iVCS and Z3TA+ Synthesizers On Sonic Touch

iVCS and Z3TA+ are features on the latest episode of Sonic Touch.

Hosts Nick Batt and Gaz Williams check out Apesoft’s iVCS3 – a recreation of the ‘classic and slight bonkers’ Putney VCS3; and also Cakewalk Z3TA+ wavetable synth –  an iPad version of their plug-in synth, which has been a mainstay of many EDM and dubstep producers.

If you’ve used iVCS or Z3TA+, leave a comment and let us know what you think!

Both synths are available via the App Store:

  • iVCS3Apesoft £10.49/$14.99
  • Z3tA+Cakewalk £13.99/$19.99

via sonicstate

8 thoughts on “iVCS and Z3TA+ Synthesizers On Sonic Touch

  1. “Quirky” is a VCS3’s middle name, so you should not buy it for traditional solos. I got play with one for a couple of weeks and its a love/hate thing to operate, but its also a mini-BBC Radiophonic in a box. Apesoft has not only retained its high points, but added some impressive functionality to it. The X-Y touchscreen really speaks to the nature of the synth. A Metasonix tube distortion box isn’t something you’d use steadily, but it stomps a lot of the competition with a weird sort of purity all its own. The iVCS3 is in the same class, IMO.

  2. My opinions about the Z3ta+ for iOS were detailed in the comments section of another post. Their above review covered many of the basics and gave a good first impression. They agreed with my conclusions about the interface. They referred to it as a “port”, meaning that they had converted it from their other OS platforms, but didn’t spend much time on designing the interface for real-world use.

    Nick and Gaz stopped short of saying the interface should be spread out over more tabbed pages, which was my conclusion. With so many important controls that could be worked in realtime, making them have enough screen space to be fun to use is critical.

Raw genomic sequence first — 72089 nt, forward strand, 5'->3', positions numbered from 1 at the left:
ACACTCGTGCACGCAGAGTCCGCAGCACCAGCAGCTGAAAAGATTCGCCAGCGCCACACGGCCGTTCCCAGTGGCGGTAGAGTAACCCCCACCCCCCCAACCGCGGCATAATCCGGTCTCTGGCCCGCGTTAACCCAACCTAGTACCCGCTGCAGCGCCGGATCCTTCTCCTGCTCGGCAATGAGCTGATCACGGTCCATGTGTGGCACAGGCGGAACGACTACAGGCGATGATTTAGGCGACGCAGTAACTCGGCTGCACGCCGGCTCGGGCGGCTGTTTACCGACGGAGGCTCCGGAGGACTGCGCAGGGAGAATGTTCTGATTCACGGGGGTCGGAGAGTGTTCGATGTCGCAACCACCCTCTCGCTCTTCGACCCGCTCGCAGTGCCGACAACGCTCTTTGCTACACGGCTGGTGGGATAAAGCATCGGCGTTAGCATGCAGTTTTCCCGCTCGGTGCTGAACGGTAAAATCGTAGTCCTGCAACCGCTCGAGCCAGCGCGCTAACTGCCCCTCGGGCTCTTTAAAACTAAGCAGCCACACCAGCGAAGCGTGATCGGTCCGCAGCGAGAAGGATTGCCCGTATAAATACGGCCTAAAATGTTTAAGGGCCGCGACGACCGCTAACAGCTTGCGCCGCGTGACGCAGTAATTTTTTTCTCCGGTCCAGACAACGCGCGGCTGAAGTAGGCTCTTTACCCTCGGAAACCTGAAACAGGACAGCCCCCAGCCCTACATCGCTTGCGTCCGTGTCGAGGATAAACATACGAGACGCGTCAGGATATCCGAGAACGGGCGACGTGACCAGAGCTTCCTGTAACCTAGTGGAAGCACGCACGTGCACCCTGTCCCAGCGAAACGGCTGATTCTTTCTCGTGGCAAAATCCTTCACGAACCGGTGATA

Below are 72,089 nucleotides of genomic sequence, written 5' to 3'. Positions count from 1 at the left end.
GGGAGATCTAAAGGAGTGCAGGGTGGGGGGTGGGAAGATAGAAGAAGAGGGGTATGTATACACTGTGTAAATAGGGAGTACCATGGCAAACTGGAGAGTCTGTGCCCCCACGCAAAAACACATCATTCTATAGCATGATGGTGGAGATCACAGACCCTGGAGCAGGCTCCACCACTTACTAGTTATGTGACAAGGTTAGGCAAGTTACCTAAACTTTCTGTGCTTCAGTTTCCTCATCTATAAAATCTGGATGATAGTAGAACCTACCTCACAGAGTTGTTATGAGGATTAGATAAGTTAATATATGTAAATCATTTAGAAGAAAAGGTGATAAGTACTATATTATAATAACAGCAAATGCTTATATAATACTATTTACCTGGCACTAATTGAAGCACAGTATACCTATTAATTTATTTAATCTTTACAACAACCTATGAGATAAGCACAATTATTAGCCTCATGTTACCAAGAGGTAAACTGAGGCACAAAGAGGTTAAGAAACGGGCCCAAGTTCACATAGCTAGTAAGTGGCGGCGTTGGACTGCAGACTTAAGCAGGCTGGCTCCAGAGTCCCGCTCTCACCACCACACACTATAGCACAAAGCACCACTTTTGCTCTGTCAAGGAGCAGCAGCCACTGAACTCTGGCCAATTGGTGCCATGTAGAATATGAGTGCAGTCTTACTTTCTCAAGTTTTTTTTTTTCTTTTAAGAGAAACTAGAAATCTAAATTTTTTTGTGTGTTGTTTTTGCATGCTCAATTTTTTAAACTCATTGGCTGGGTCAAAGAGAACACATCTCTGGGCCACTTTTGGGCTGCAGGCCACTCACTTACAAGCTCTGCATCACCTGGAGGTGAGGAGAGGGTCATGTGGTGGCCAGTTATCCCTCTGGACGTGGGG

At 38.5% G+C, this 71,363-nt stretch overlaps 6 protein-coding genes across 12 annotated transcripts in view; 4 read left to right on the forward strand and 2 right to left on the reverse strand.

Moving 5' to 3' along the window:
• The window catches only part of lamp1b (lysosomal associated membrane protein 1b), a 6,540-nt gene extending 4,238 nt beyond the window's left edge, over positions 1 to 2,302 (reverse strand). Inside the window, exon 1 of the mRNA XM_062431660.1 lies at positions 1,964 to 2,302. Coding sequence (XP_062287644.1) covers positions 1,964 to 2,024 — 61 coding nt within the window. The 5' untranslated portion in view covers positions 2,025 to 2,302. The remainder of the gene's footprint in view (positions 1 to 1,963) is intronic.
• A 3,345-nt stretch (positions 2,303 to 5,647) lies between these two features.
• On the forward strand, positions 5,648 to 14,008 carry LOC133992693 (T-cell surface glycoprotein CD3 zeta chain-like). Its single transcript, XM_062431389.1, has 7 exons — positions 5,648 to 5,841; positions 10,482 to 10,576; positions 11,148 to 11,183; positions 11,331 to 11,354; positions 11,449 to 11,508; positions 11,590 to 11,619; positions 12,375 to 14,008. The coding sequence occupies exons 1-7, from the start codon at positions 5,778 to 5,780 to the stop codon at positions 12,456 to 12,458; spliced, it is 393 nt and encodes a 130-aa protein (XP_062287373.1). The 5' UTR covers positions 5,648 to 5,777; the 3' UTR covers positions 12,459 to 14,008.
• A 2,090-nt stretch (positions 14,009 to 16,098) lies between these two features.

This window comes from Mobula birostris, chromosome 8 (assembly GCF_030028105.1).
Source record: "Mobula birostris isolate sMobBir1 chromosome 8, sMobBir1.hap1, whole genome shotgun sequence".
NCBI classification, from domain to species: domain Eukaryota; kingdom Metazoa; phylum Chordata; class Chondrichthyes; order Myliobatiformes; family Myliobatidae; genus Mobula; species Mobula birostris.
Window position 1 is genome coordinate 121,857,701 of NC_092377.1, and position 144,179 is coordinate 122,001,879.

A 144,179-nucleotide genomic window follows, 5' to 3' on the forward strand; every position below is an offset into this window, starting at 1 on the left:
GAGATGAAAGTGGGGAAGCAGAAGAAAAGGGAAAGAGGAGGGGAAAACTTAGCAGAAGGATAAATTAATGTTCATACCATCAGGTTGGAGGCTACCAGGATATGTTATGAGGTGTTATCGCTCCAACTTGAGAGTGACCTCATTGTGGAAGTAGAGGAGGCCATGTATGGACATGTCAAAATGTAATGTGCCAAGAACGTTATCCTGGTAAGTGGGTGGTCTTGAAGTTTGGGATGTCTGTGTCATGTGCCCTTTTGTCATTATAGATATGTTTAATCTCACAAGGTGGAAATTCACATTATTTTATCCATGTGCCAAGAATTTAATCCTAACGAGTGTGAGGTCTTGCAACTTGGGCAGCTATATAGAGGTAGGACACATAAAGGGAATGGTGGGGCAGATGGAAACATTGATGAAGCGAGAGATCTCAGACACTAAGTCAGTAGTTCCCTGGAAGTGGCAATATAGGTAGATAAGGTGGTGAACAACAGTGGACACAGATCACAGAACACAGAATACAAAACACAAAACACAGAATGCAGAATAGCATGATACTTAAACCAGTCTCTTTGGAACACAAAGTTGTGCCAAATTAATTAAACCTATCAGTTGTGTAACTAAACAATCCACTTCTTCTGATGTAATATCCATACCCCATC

I was less bothered than Gaz by the lack of multi-touch controls (you can’t more than one knob at once). I don’t even mind the small typefaces as far as being able to read things. But again, the interface is just too cramped in some sections and it makes editing and live tweaking difficult for some parameters & settings.

    Getting rid of the onscreen keyboard isn’t a good solution because it doesn’t really solve the issue for those who edit sounds with the onscreen keyboard. Better to have a couple extra tabs.

    1. I mostly agree with anything you said and I must add that the main show topper for me is the lack of menus for the transposition of each osc. Transposing one octave lower is a real PITA, having to click 9 time on a tiny button, and if per chance (!!!) you click wrong you change another parameter like Mode which will also require many clicks to set it right again (if ya noticed the change, I mean…)

      Too bad, this synth could be a real beast

  3. I only want sliding menu for those small selectors. That’s all, other wise it’s damn near of perfection.

    Generally I want less pages, and lots of smaller knobs. Perhaps two optional layouts would be a nice way of bowing into both ways simultaneously, without showing ass to other.

    Well, the multi touch is also rather big deal for me in synths, but the synth, its vesatility and especially all the while of pushing this good raw sound quality is massive deal for me. A steal actually, considering the price. A start of a new era.

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